Georgetown University’s Newspaper of Record since 1920

The Hoya

Georgetown University’s Newspaper of Record since 1920

The Hoya

Georgetown University’s Newspaper of Record since 1920

The Hoya

Georgetown’s Storied Culture of Encounter

Pope Francis has recently urged us to build a “culture of encounter.” He warns against an inward-looking culture that is closed off to the adventure and beauty of life. Furthermore, he believes that this self-referential culture eventually “gets sick.”

Conversely, Francis advocates that a culture of encounter is one that is based upon solidarity and personal relationships. It is this culture that allows us to be truly loving and compassionate to those around us.
Finally, the culture of encounter is one that goes out to the “peripheries.” The peripheries, as Francis explains, are those on the margins — the refugees and migrants, those afflicted by injustice and persecution, the lonely and outcast, the sick and the poor.

The outward drive toward these margins, of course, is characteristic of the Jesuit tradition that Francis personifies. St. Francis Xavier, for example, went to the ends of the earth to encounter those on the periphery, and our very own Fr. Andrew White (the namesake of White-Gravenor Hall) followed Xavier’s example when coming to the new world in 1634.

This culture of encounter animates the spirit of Georgetown. Following the Ignatian tradition, our community goes out into the world working for solidarity, peace and love. One of the greatest fruits of this spirit is the pro-life movement at Georgetown, which stems from the heart of our Catholic and Jesuit call to be men and women for others.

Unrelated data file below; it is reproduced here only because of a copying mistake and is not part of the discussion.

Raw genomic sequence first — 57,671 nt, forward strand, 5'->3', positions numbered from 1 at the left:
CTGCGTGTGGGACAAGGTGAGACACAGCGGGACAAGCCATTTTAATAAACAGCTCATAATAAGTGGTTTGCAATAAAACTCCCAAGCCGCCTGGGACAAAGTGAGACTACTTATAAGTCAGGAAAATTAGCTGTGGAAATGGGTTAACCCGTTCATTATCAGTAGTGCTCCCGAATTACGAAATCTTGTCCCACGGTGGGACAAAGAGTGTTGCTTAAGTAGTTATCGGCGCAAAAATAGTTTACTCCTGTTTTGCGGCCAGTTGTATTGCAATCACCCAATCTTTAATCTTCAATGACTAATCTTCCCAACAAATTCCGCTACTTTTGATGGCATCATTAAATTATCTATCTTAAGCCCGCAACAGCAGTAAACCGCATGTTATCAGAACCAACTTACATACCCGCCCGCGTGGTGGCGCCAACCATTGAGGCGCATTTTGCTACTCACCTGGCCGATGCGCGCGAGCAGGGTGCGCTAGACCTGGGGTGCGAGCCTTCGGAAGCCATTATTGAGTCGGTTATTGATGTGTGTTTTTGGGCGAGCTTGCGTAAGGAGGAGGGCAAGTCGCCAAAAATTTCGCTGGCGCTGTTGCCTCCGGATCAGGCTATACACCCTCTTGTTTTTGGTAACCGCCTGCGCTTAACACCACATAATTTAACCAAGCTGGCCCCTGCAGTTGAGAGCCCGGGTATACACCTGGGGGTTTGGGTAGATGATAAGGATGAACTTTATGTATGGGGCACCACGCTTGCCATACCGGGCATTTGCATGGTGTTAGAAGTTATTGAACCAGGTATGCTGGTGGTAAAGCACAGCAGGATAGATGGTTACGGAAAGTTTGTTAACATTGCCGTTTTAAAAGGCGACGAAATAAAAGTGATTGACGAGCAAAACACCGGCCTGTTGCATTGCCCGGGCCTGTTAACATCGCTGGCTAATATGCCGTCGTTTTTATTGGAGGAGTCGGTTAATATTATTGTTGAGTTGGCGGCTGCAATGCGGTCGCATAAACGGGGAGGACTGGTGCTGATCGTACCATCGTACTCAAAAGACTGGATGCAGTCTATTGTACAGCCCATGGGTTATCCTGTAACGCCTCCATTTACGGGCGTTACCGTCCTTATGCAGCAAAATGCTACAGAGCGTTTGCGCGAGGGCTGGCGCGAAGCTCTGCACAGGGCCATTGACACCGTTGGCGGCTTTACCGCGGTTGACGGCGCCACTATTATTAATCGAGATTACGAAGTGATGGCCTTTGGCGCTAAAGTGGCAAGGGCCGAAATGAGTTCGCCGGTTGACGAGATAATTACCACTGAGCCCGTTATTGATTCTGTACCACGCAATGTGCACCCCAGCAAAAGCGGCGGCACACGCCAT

A pro-life culture is integral to a culture of encounter, as it brings us out of ourselves and into communion with those around us, such as the mother and her child, a social worker helping a young woman at a crisis pregnancy center or young people collectingvital supplies for mothers in need.

Our university has a rich, pro-life legacy, one that personifies this culture of encounter that moves even beyond the gates of campus.

The Northwest Pregnancy Center was founded by Georgetown students and alumni in 1981 for the sole purpose of caring for and encountering women in need of support and love.

On campus, students have established the Pregnancy Research Forum, which provides answers, support and aid to students who are pregnant. Members of the student body also team up several times throughout the semester for “diaper drives,” delivering hundreds of diapers to the Northwest Center for mothers and children in need.

Cardinal John O’Connor, perhaps America’s greatest defender of the beauty of life, received his doctorate from Georgetown in 1970 and was no doubt inspired by the Ignatian drive for justice and love, which is summarized in his episcopal motto: “There can be no love without justice.”

Indeed, Cardinal O’Connor thought constantly about justice and love for both the mother and the unborn.

Finally, this culture of encounter is seen most clearly in the Cardinal O’Connor Conference, the nation’s largest student-run, pro-life conference.
After attending and serving the conference for three years, I am constantly overwhelmed by the joy of all who participate. It is a joy that is rooted in a love and openness to the beauty of life that constantly surrounds us.

At this year’s conference I realized that the center of our pro-life movement on campus is not protest and anger, but rather, love, joy andfriendship.

This brief sketch of Georgetown’s pro-life legacy captures the university’s spirit, a spirit that is rooted both in the Jesuit tradition and the culture of our student body. We are people of love and joy, constantly seeking to serve others both on campus and beyond.

We follow the initiative of Pope Francis and seek to build a culture of encounter – a campus of love — that will hopefully keep in mind the words of Cardinal O’Connor and defend justice for the millions of defenseless children that are denied the beauty and adventure of life each year.


Louis Cona is a senior in the College.

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